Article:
From ancient Persia to the Himalayas and beyond, tangy pomegranates are mentioned several times in the Bible, and are one of the world's most popular and cultivated fruits today. After being introduced in California by Spanish settlers in 1769, they're still grown in the American west, although they require very dry air and high temperatures to produce the best flavor.
Pomegranates are a beautiful fruit, distinctive with glossy, gold-to-red color and a crown-slash-calyx at the top. The flavor and juiciness only improves after several months of (cool, preferably dark) storage. The inside of the fruit is completely unique, filled with ruby-red arils or seed sacs – 600 of them on average – separated by thin, bitter, white membranes. The arils make an attractive, tasty garnish when sprinkled on various dishes.
Marinades, sauces, and salsas are great uses for pomegranates, and it’s versatile when mixed with other foods such as olives, beets, avocados, cucumbers, apples, pears, or persimmons. Try dropping the arils into sparkling cider for a festive and tasty holiday drink.
Pomegranates are most easily eaten by removing the crown with a knife and scoring through the tough rind. To remove the fruit, it's helpful to immerse it in a bowl of cool water, holding it under the surface to gently break apart and separate the seeds (arils), which will fall to the bottom. The floating bits of rind and membrane can then be skimmed from the surface.
For a fresh glass of pomegranate juice, place a few handfuls of arils into a bag and flatten them gently with a rolling pin. Snip a tiny corner from the bag and voilà - enjoy!
Health Benefits of Pomegranates
Low in saturated fat and cholesterol, pomegranates are an excellent source of vitamin C, providing 48% of the daily recommended value and 58% of what's needed from vitamin K. Chock-full of minerals, they provide high amounts of copper, potassium, folate, manganese, thiamin, pantothenic acid (vitamin B5), and pyridoxine, with ample amounts of antioxidant polyphenols thrown in. Three such polyphenols are tannins, anthocyanins, and ellagic acid. While most fruits contain some, fresh pomegranate juice has all three, as well as the antioxidant punicalagin, which research indicates may be effective in reducing the risk of heart disease due to aggressive free radical-scavenging activities in the body.
Pomegranates have healthy amounts of fiber to help keep your system regulated, and are one of the fruits nutritionists suggest for weight loss and cholesterol level control, while at the same time boosting immunity, improving circulation, and offering cancer protection. In addition, they do protect against cancer, as numerous studies indicate.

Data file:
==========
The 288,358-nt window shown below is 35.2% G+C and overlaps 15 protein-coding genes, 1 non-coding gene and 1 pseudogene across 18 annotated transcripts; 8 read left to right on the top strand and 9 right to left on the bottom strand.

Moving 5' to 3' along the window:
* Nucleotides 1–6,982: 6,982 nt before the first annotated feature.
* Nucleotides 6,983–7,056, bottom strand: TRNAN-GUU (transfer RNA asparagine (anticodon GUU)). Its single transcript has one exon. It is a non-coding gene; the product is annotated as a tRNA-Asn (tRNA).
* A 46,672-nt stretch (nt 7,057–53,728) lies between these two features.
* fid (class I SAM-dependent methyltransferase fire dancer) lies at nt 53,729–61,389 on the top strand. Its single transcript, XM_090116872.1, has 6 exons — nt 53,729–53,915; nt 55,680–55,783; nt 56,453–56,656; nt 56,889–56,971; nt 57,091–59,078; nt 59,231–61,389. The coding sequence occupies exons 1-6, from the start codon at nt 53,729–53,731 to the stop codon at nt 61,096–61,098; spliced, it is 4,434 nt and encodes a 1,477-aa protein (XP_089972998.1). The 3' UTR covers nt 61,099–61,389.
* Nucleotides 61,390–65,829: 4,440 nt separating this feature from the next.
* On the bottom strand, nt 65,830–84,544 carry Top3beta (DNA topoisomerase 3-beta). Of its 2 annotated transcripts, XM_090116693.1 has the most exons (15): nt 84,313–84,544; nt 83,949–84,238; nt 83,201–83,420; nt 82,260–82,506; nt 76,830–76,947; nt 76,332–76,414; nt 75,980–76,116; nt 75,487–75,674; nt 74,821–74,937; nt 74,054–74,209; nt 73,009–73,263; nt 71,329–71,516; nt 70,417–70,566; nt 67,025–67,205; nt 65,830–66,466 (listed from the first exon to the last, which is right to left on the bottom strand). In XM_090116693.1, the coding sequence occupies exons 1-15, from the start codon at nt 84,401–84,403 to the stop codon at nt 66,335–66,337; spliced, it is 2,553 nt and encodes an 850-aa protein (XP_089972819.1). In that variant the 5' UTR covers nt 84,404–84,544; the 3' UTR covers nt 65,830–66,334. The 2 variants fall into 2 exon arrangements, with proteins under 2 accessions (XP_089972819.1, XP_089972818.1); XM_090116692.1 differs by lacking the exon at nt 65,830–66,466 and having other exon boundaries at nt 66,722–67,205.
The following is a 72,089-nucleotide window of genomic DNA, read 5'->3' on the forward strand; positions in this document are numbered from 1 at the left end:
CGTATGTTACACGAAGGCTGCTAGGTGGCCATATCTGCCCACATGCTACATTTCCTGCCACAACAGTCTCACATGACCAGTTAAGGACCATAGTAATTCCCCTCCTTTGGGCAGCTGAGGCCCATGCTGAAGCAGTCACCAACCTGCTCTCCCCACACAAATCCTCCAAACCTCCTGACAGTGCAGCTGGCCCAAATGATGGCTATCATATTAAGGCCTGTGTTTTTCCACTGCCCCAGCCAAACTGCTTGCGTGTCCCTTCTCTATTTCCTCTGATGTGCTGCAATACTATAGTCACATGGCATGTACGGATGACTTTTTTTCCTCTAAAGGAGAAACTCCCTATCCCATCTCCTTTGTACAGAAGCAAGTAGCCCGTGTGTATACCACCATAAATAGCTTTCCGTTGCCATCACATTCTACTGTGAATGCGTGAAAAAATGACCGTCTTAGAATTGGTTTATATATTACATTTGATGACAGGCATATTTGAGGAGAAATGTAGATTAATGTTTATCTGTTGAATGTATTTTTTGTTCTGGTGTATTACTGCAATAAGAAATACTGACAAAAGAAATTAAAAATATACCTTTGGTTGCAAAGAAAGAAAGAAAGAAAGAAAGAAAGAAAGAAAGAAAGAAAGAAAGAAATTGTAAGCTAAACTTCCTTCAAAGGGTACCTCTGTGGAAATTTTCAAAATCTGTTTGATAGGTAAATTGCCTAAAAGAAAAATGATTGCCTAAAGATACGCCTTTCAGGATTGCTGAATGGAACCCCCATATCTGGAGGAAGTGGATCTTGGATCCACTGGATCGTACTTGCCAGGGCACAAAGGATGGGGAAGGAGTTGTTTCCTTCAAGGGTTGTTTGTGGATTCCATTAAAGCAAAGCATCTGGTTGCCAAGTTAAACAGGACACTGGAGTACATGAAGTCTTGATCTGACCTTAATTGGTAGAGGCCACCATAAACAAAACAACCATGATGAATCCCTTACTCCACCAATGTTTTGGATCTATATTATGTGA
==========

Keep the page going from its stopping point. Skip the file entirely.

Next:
Please remember to consume pomegranates in moderation because they contain fructose, which may be harmful to your health in excessive amounts.
You should also remember that fruit "drinks" aren't a good choice for you or your family. See why 100% juice is the only healthy choice.
Pomegranates Nutrition Facts
Serving Size: 3.5 ounces (100 grams), raw
|Calories from Fat
*Percent Daily Values are based on a 2,000 calorie diet. Your daily values may be higher or lower depending on your calorie
Studies on Pomegranate
One study was based two main premises: that prostate cancer is the second highest cause of cancer death among men, and that pomegranate juice is known to be rich in polyphenols with potent antioxidant activity and the power to inhibit cell proliferation, invasion, and promote apoptosis (cell death) in various cancer cells. The positive conclusion provided further insight into the molecular mechanism of inducing prostate cancer cell death using pomegranate juice, with dialogue on how to go about developing new mechanism-based chemopreventive strategies for treating prostate cancer using this fruit.1
Another study involved the potential anticancer effects of pomegranate extracts and genistein (plant-based phytoestrogen) on the inhibition, proliferation, and apoptosis of breast cancer cell cultures. Both the extracts and genistein showed significant and positive dose- and time-dependent effects on inhibiting cancer cells, but significantly higher in combination treatments rather than single treatments.2
Pomegranate Healthy Recipes:
Spinach Pomegranate Salad
|1 10-ounce bag of baby spinach leaves,
rinsed and drained
|¼ 1/4 red onion, sliced very thin
||½ cup walnut pieces
||½ cup crumbled feta
|¼ cup alfalfa sprouts (optional)
||1 pomegranate, peeled and seeds separated
||4 tablespoons balsamic vinaigrette
Place spinach in a salad bowl. Top with red onion, walnuts, feta, and sprouts. Sprinkle pomegranate seeds over the top, and drizzle with vinaigrette.
This recipe makes four servings.
Pomegranate Fun Facts
During traditional Iranian weddings, a basket of pomegranates is placed on the ceremonial cloth to symbolize wishes for a joyous future. Following Turkish marriage ceremonies, the bride casts a pomegranate on the ground, and the number of arils that spill out are said to indicate the number of children the couple will have.
Symbolizing prosperity and abundance in virtually every civilization.
Not only delicious and versatile, pomegranates are one of the healthiest foods you can eat. This exotic fruit provides huge benefits, each with its own essential job to do: vitamins C and K, copper, potassium, folate, manganese, thiamin, pantothenic acid (vitamin B5), fiber, and pyridoxine, plus the antioxidants tannin, anthocyanin, ellagic acid, and punicalagin.
Once again, this is a ready-made food that contains what you need for your table and optimum health.